John Hardy Ph.D.1
In this centenary review, I outline two emerging hypotheses for us to consider if anti-amyloid approaches fail to have significant clinical impact.
The amyloid hypothesis of Alzheimer's disease, which was first explicitly proposed on the basis of genetic data by my colleagues and me in 1991 and 1992 (Hardy and Allsop 1991; Hardy and Higgins 1992) and, contemporaneously, by Selkoe (1991) and was implicit in the earlier work of Glenner and Murphy (1989) and Masters and Beyreuther (1987), has become the dominant philosophy driving research into the disorder.
While there has been much debate about whether the amyloid hypothesis is close to correct, until recently no coherent alternatives had been put forward that explain the genetic data. In this brief review to mark the 100th year of Alzheimer's lecture, I thought it would be more interesting, rather than merely outlining the amyloid hypothesis again (see Hardy and Selkoe 2002), to discuss two recent suggestions that offer coherent alternatives. I regard this as a valuable exercise at this time because several amyloid-based therapies are now in clinical trials, and if they are positive, we will feel the amyloid hypothesis is correct: if they are not, clearly, we should rethink our approaches to the disease.
The strength of the amyloid hypothesis is that it is consistent with the genetic findings: the autosomal dominant mutations in APP and in the presenilins all alter APPprocessingsuchthatmoreAp42 is produced. Down's syndrome individuals, except those who are not trisomic for APP, develop Alzheimer pathology and those individuals who have a duplication of the APP locus also develop disease (Hardy 2006a). In addition, individuals with tau mutations develop tangle pathology and cell loss but not amyloid pathology, suggesting that tangle pathology is downstream of amyloid pathology. Mouse transgenic work has been completely consistent with the simple view outlined in Fig. 1.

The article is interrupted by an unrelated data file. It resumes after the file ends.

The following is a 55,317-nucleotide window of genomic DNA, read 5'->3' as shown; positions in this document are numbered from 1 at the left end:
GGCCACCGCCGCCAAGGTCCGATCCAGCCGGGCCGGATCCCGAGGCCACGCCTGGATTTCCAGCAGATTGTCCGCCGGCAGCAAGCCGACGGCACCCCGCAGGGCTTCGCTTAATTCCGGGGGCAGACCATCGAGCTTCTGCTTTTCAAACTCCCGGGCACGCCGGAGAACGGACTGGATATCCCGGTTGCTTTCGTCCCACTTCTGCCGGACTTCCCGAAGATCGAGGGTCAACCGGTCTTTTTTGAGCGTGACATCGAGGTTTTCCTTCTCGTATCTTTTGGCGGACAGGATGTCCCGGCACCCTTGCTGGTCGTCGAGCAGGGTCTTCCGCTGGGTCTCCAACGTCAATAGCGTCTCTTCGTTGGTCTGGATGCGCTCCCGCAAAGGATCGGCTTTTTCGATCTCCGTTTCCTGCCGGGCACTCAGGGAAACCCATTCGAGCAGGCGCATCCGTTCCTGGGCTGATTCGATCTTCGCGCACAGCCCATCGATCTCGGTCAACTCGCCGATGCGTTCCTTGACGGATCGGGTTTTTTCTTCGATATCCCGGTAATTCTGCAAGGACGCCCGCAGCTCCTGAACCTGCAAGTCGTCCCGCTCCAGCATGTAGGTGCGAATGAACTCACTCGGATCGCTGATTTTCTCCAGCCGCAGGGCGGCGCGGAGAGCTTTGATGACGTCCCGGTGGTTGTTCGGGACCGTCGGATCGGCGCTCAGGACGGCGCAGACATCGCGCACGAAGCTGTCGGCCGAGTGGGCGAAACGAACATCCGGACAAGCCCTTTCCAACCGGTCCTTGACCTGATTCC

The major weakness of the amyloid hypothesis, from a basic science perspective, has been the continued failure to identify the biochemical pathway that links amyloid to tangle formation. Transgenic experiments suggest there is a relatively direct link, and limited experiments in cultured neurons from mice in which the MAPT locus is deleted suggest that tau is needed for amyloid toxicity (Rapoport et al. 2002). However, work in this area has progressed slowly, and while we might have expected that there would be a rather direct link between amyloid and tau, none has yet been found.
1 Laboratory of Neurogenetics, NIA, Porter Neuroscience Building, NIH Main Campus, Bethesda, MD20892, USA
Two emerging hypotheses have been suggested as alternatives to the amyloid hypothesis, which I will call the presenilin inhibition hypothesis and the physiologic Aß hypothesis, which I outline below.
This hypothesis has been suggested, in slightly different forms, by Shen (Beglopoulos and Shen 2006) and by Sambamurti (Sambamurti et al. 2006). These authors note that all the pathogenic presenilin mutations are, to some extent at least, a loss of its function as y-secretase. The evidence that this is so is quite compelling. Presenilin knockdown increases A^42 production (Refolo et al. 1999); the mutation homologous to the sel-12 Notch loss of function mutation is an Alzheimer-causing mutation that increases A^42 production (Lewis et al. 2000). y-Secretase has many substrates besides APP (Sambamurti et al. 2006); however, APP is the predominant substrate, and it is possible that APP is a competitive inhibitor for the metabolism of presenilin's other substrates. Perhaps the problem in Alzheimer's disease reflects a more general inhibition of y-secretase: in APP mutation cases, including those involving APP duplications, perhaps the problem is competitive inhibition of y-secretase and there is a more direct relationship between presenilin inhibition and tangle formation and cell death (Beglopoulos and Shen 2006).
This hypothesis is almost as consistent with the genetic data as the amyloid hypothesis. The Swedish mutation can be accommodated because that causes increased flux through the pathway, as can the effects of APP duplications (Rovelet-Lecrux et al. 2006), but it is difficult immediately to accommodate the London mutations. From a therapeutic perspective, the hypothesis would predict that p-secretase inhibition may do more harm than good since this may lead to an increase in substrate levels for y-secretase. From a basic science perspective, the hypothesis suggests that the connection between APP and tangles may relate to other presenilin substrates and signaling pathways rather than to APP.